11.2. Install PostgreSQL with Helm#

In this lab you’ll install PostgreSQL using Helm charts packaged by Bitnami. Helm charts make it easy to install whole applications that are ready to go. Bitnami packages applications with a lot of useful functionality. The Postgres Helm chart has built in replication and autoscaling, making it perfect for large or small applications. In order for your application to scale it needs a scalable database.


This process has three important steps:

  1. Find the configuration values you need in the README file on GitHub and put them into the values-postgres.yaml file.

  2. Install the Postgres Helm chart.

Postgres Configuration#

Helm charts are configured by YAML files. The exact values depend on the Helm chart. This configuration is sufficient to get postgres working in your cluster. Put this in the root of your repository in values-postgres.yaml:

# Configuration for Postgres
  username: mysiteuser
  password: this-is-a-bad-password
  database: mysite
# GKE Autopilot requires requests and limits.
      memory: "512Mi"
      cpu: "500m"
      ephemeral-storage: "100Mi"
      memory: "512Mi"
      cpu: "500m"
      ephemeral-storage: "100Mi"

Install the Postgres Chart#

Start by checking out how Helm works:

$ helm install postgres oci://registry-1.docker.io/bitnamicharts/postgresql --values values-postgres.yaml --debug --dry-run

The last command generated the YAML files that will be applied to Kubernetes. You can see how much YAML you get for a small amount of configuration. Now install postgres:

$ helm install postgres oci://registry-1.docker.io/bitnamicharts/postgresql --values values-postgres.yaml 

Watch the resources come up:

$ kubectl get all 

Notice that a PVC is created:

$ kubectl get pvc 

Install the Postgres Client#


The psql command is already installed in Google Cloud Shell Editor

Databases are structured storage. That means that the data isn’t as simple to access as files, where any program can see the data. Databases have clients that make the data accessible. In order to access the database on your dev box install the Postgres client using apt:

$ sudo apt install postgresql-client

Connect to Postgres#

The service type of the postgres-svc service is ClusterIP. That means that there will be no public IP address allocated for the Postgres. That’s correct because you don’t want to expose your data to the Internet. However, we want to connect to Postgres now and look around. We can do that with a kubectl port-forward command.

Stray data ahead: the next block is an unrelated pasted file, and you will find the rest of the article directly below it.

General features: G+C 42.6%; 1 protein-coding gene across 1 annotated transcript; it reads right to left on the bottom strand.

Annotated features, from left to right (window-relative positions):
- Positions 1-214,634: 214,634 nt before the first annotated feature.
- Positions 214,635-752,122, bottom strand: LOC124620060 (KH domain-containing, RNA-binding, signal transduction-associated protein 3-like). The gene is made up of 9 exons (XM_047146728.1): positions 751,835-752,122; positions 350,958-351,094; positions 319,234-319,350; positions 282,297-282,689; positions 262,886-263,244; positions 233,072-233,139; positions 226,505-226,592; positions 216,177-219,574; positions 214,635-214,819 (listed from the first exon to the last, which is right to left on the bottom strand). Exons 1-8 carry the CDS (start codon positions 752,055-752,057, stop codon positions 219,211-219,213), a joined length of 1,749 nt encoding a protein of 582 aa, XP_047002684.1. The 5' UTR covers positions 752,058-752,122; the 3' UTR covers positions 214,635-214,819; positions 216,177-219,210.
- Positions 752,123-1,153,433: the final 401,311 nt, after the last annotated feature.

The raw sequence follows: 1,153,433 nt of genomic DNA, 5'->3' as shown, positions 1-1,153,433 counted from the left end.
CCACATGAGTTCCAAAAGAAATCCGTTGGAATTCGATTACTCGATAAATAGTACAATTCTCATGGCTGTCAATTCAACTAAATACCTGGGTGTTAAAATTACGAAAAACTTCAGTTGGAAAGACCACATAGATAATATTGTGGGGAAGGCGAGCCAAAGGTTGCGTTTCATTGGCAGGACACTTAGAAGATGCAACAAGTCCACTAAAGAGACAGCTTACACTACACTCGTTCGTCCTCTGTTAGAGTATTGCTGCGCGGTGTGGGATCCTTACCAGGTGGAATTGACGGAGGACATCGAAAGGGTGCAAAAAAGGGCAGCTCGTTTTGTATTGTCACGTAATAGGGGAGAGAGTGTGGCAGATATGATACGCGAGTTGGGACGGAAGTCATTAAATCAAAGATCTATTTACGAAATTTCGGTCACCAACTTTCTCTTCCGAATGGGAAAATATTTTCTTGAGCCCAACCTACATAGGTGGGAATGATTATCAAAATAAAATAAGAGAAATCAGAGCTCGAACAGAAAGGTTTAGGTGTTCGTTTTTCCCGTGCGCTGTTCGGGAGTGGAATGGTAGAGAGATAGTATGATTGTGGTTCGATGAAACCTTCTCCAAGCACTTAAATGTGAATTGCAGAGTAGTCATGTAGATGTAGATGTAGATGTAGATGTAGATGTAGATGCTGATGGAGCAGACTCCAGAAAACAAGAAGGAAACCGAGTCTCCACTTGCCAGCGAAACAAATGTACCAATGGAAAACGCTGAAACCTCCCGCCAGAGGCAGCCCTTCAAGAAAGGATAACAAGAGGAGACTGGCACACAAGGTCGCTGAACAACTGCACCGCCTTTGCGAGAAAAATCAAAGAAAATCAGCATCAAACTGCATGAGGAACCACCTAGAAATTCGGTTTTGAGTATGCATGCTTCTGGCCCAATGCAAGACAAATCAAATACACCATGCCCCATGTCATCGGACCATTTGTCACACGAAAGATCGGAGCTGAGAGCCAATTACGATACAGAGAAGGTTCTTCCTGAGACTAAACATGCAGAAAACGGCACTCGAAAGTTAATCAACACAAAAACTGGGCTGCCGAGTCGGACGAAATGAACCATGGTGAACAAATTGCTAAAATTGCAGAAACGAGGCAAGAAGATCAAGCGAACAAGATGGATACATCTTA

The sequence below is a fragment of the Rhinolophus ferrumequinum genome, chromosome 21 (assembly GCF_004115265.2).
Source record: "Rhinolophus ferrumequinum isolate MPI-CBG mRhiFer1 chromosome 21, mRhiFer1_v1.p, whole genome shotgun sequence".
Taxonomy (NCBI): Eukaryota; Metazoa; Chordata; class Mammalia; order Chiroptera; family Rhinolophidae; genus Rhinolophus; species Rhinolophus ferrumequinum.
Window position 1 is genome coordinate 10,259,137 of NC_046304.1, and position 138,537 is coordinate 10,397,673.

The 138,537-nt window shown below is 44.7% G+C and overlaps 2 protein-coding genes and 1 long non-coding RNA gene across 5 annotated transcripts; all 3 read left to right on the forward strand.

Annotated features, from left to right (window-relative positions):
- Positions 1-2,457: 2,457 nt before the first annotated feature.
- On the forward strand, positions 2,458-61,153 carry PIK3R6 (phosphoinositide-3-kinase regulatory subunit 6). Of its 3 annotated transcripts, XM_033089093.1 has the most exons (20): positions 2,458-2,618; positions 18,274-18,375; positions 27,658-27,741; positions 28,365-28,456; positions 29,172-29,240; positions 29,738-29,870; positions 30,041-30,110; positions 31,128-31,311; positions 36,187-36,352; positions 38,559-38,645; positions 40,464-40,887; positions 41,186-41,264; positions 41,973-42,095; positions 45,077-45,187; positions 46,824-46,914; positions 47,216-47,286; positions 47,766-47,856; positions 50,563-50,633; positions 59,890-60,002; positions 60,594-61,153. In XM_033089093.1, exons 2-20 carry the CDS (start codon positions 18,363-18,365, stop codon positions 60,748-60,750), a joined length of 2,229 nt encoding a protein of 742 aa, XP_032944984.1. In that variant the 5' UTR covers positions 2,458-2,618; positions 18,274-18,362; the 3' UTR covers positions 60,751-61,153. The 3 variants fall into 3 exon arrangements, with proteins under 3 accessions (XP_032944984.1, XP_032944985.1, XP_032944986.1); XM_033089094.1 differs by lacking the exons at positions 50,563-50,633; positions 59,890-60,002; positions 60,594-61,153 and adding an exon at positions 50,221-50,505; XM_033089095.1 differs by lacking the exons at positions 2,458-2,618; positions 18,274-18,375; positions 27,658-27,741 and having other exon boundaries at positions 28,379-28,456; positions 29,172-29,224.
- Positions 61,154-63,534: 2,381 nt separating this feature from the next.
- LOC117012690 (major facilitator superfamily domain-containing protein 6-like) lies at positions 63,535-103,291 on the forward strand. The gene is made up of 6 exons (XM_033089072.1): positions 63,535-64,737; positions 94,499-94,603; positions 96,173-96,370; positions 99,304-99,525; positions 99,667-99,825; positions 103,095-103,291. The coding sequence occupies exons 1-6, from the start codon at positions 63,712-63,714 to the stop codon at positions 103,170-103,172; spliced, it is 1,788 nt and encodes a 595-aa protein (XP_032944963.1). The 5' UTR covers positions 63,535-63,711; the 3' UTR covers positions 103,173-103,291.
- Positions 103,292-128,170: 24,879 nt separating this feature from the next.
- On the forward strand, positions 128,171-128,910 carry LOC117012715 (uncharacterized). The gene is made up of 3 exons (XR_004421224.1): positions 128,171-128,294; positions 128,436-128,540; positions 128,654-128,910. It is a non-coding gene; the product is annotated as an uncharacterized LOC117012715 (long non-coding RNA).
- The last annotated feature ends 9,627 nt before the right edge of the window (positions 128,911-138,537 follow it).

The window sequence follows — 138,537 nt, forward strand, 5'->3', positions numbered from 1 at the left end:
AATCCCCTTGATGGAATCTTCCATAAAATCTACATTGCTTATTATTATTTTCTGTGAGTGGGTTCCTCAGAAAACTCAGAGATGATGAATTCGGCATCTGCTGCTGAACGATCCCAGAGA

$ kubectl port-forward service/postgres-postgresql 5432:5432 

You need to open a second terminal to connect.

Connect to Postgres and Make a Table#

With the port forwarded we can connect in a second terminal like this:

$ psql -h localhost -U mysiteuser mysite 
Password for user mysiteuser: 
psql (16.1 (Debian 16.1-1.pgdg110+1))
Type "help" for help.


Let’s create and examine some data the SQL way. At the end of the last part you should have connected to your database and seen the Postgres command prompt. In a relational database data is stored in tables called relations. Run this command to create a table:

postgres=# create table mydata (id INT PRIMARY KEY, name TEXT); 

Now let’s see the table we created:

postgres=# \d
         List of relations
 Schema |  Name  | Type  |  Owner   
 public | mydata | table | postgres
(1 row)

Let’s store some data in our table:

postgres=# insert into mydata values (1, 'Mike'), (2, 'Bike'); 

Now let’s view the data we stored:

postgres=# select * from mydata; 
 id | name 
  1 | Mike
  2 | Bike
(2 rows)

Now let’s quit the database shell:

postgres=# \q

Clean Up#

When you uninstall a Helm chart any PersistentVolumeClaims that were created are kept. This helps avoid an accident that would cause data loss. However, if you want to reconfigure postgres with a different username or password you should remove it and delete the PersistentVolumeClaim.

$ helm uninstall postgres


Helm does not remove the data! That’s precious. If you try to re-install postgres with a different password the old data will cause a failure.

Remove the DB by deleting the PVC:

$ kubectl delete pvc/data-postgres-postgresql-0